Infants 9-23 months of age who are at increased risk of meningococcal infection by virtue of complement component deficiencies or who are traveling to or reside in a country where meningococcal infection is hyperendemic or epidemic should receive two doses of MenACWY-D (Menactra, Sanofi-Pasteur) separated by 3 months. For children with functional or anatomic asplenia, meningococcal immunization should be deferred until 2 years of age.
Children 2-10 years of age who are at increased risk of invasive meningococcal infection because of functional or anatomic asplenia or because of complement component deficiency should receive a two-dose series of either MenACWY-D or MenACWY-CRM (Menveo, Novartis Vaccines and Diagnostics). Children 2-10 years of age who are at increased risk because of travel to or residence in a country in which meningococcal infection is hyperendemic or epidemic should receive one dose.
No meningococcal vaccine is recommended for children who are not at increased risk of meningococcal infection.
All children and adolescents 11-12 years of age should receive a single dose of conjugate meningococcal vaccine with a booster dose at age 16. If the first dose is administered at 13-15 years of age a second dose should be administered at age 16-18 or at least 8 weeks after the first dose. If the first dose is administered at 16 years of age a second dose is not recommended.
Two doses of conjugate vaccine should be administered at least 8 weeks apart to anyone 11-18 years of age who is infected with HIV. Teens who are 11-18 years of age and who have a complement component deficiency or anatomic or functional asplenia should also receive two doses administered at least 8 weeks apart, and these individuals should receive booster doses every 5 years.
Chemoprophylaxis: Antibiotic chemoprophylaxis is indicated for individuals who are close contacts with a patient who develops invasive meningococcal infection. Close contacts include those who have been exposed to the patient’s oral secretions through close social contact, including kissing, sharing of toothbrushes or eating utensils, and child care or preschool contacts. In addition, anyone who frequently slept in the same dwelling as the infected person within the 7 days prior to development of infection and anyone who spent more than 8 hours on the same airplane and was seated next to the infected person should receive prophylaxis.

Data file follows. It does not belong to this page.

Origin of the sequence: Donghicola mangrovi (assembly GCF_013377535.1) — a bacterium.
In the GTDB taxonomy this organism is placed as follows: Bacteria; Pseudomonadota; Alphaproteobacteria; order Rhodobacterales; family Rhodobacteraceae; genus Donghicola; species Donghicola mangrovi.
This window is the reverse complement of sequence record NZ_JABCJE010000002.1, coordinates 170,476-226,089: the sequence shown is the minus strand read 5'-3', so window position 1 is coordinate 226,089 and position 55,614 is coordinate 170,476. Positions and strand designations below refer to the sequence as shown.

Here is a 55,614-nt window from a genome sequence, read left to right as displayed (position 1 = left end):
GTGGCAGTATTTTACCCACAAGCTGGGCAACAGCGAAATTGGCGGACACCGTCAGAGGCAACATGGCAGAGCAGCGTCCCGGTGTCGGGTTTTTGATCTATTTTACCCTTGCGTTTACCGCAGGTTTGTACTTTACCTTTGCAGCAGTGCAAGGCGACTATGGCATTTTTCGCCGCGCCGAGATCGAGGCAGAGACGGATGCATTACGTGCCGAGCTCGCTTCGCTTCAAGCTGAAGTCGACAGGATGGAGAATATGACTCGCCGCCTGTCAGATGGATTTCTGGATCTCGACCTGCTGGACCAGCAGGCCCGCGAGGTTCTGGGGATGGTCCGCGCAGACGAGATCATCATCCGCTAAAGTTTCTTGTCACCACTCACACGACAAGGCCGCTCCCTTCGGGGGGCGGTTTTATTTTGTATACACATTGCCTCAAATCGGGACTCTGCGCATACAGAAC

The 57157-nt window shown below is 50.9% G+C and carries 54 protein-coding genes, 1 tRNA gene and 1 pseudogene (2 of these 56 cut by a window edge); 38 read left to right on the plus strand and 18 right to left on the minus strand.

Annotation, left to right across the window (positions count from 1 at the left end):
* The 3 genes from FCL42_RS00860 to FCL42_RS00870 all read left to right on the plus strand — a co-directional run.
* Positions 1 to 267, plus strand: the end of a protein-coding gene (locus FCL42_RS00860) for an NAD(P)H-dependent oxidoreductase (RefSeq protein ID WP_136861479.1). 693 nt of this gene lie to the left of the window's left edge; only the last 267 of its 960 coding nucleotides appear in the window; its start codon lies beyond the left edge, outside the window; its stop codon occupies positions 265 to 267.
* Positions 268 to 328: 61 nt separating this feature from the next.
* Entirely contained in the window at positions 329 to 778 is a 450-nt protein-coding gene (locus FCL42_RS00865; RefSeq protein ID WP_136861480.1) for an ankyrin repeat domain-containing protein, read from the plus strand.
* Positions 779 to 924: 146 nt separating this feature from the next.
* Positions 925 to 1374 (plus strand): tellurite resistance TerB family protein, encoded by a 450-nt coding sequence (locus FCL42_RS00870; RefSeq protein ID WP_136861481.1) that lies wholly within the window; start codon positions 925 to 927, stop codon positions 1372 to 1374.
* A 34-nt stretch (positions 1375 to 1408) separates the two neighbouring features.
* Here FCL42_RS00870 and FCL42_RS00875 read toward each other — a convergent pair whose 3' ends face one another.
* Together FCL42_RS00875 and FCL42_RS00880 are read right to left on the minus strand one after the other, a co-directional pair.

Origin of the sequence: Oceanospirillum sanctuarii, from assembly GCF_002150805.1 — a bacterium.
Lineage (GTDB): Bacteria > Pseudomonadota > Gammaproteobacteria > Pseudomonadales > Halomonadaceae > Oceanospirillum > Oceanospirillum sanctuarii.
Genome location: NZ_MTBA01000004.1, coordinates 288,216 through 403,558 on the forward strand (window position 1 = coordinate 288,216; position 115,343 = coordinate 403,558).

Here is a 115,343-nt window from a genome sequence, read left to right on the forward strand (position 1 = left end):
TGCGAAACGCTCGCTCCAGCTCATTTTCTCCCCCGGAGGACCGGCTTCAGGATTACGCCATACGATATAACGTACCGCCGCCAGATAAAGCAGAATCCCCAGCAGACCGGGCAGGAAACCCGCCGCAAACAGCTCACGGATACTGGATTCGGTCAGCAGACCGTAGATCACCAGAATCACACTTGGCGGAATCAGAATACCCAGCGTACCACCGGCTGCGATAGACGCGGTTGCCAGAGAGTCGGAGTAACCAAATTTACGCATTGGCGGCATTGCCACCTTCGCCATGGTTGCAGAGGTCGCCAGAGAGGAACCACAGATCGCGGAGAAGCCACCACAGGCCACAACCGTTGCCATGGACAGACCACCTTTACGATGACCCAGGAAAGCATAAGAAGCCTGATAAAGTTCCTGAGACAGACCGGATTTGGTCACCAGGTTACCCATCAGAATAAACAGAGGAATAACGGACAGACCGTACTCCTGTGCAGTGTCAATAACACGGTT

Routine prophylaxis is NOT recommended for health care professionals unless they have intimate contact with respiratory secretions from the infected patient, such would occur during unprotected mouth-to-mouth resuscitation, intubation, or suctioning before or <24 hours after initiation of appropriate antibiotic therapy.
Antimicrobial agents recommended as prophylaxis include the following: rifampin (10 mg/kg orally every 12 hours for 2 days, 5 mg/kg orally every 12 hours for infants < 1 month); ceftriaxone IM (125 mg in a single dose for those <15 years old and 250 mg in a single dose for those ≥ 15 years; ciprofloxicin (20 mg/kg, maximum 500 mg, orally in a single dose; or azithromycin (10 mg//kg, maximum 500 mg, orally in a single dose).
Immunoprophylaxis: Post-exposure immunoprophylaxis can be used as an adjunct to chemoprophylaxis to prevent late secondary cases if the case patient’s infection was caused by a serogroup that is prevented by the vaccine. Conjugate vaccine is preferred.
What is the evidence?
An algorithm for the emergency department (pre-pediatric ICU) management of patients with meningococcal sepsis created by the Guideline Development Group of the Meningitis Research Foundation of the Republic of Ireland (accessed 03/10/2012)
Pollard, AJ, Finn, A, Long, SS, Pickering, LK, Prober, CG. “Neiserria meningitidis”. 2008. pp. 734-743. (This is a very comprehensive chapter which reviews pathophysiology as well as clinical presentation and management of this infection in infants and children.)
Rosenstein, N, Perkins, B, Stevens, D. “The changing epidemiology of meningococcal disease in the United States, 1992-1996”. J Infect Dis. vol. 180. 1999. pp. 1894-1901. (This article provides an example of the variable nature of serogroups causing invasive meningococcal infection over time.)
Pickering, LK, Baker, CJ, Kimberlin, DW, Long, SS. “Meningococcal Infections”. Red Book: 2009 Report of the Committee on Infectious Diseases. 2009. pp. 455-463. (This website, hosted by the Centers for Disease Control and Prevention, provides up-to-date information about meningococcal infection.)
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- OVERVIEW: What every practitioner needs to know
- Are you sure your patient has meningococcal infection? What are the typical findings for this disease?
- What other disease/condition shares some of these symptoms?
- What caused this disease to develop at this time?
- What laboratory studies should you request to help confirm the diagnosis? How should you interpret the results?
- Would imaging studies be helpful? If so, which ones?
- Confirming the diagnosis
- If you are able to confirm that the patient has meningococcal infection, what treatment should be initiated?
- What are the adverse effects associated with each treatment option?
- What are the possible outcomes of meningococcal infection?
- What causes this disease and how frequent is it?
- Other clinical manifestations that might help with diagnosis and management
- How can meningococcal infection be prevented?
- What is the evidence?